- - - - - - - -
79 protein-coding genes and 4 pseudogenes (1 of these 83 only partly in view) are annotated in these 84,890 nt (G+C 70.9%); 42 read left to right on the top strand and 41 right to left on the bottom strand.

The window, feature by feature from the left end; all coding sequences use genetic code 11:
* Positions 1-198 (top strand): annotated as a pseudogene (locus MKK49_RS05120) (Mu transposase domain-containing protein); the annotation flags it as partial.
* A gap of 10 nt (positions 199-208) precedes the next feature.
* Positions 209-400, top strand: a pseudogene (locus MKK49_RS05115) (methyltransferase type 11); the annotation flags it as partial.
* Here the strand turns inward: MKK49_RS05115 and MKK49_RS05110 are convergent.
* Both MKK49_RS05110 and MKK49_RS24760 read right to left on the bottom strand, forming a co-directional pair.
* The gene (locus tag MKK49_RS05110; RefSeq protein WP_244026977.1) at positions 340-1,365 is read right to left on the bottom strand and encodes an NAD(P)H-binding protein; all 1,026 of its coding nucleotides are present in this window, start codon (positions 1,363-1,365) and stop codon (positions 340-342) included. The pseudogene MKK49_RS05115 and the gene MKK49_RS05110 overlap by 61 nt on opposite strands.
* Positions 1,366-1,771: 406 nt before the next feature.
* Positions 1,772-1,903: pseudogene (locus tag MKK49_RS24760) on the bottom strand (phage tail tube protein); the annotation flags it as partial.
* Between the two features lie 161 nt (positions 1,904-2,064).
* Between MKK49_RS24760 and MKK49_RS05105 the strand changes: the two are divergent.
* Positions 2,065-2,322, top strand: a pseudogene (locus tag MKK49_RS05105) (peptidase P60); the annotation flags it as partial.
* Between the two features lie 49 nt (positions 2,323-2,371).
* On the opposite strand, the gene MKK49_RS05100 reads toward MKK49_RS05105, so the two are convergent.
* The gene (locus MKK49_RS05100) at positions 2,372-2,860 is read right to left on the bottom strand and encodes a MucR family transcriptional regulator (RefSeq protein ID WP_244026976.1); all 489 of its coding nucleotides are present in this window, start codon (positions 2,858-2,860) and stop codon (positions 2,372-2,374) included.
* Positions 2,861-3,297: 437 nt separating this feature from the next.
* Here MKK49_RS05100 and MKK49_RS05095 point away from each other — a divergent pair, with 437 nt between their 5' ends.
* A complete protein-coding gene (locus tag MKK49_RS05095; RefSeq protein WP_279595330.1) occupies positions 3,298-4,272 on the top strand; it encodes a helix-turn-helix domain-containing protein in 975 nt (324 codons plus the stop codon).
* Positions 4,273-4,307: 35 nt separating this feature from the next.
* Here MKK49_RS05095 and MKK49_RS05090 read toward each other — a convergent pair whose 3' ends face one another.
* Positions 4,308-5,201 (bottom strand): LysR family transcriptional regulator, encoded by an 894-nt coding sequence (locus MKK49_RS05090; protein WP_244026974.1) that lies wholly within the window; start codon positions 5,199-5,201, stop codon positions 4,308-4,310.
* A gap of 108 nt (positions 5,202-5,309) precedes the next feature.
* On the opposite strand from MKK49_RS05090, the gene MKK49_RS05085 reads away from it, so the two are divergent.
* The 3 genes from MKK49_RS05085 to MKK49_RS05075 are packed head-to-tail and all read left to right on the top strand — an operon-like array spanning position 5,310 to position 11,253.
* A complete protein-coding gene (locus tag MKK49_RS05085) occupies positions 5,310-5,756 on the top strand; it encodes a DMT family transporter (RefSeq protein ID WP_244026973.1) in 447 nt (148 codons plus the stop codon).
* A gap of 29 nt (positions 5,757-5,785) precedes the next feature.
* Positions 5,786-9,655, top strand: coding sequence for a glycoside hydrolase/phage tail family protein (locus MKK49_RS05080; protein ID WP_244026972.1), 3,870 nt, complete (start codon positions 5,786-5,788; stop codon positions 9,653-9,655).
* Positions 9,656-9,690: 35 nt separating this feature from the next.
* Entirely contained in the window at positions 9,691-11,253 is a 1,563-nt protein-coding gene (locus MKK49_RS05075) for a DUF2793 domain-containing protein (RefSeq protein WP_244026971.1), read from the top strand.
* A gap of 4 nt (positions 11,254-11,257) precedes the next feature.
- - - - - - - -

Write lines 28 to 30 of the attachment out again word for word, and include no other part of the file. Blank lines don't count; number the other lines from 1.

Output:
* Positions 5,786-9,655, top strand: coding sequence for a glycoside hydrolase/phage tail family protein (locus MKK49_RS05080; protein ID WP_244026972.1), 3,870 nt, complete (start codon positions 5,786-5,788; stop codon positions 9,653-9,655).
* Positions 9,656-9,690: 35 nt separating this feature from the next.
* Entirely contained in the window at positions 9,691-11,253 is a 1,563-nt protein-coding gene (locus MKK49_RS05075) for a DUF2793 domain-containing protein (RefSeq protein WP_244026971.1), read from the top strand.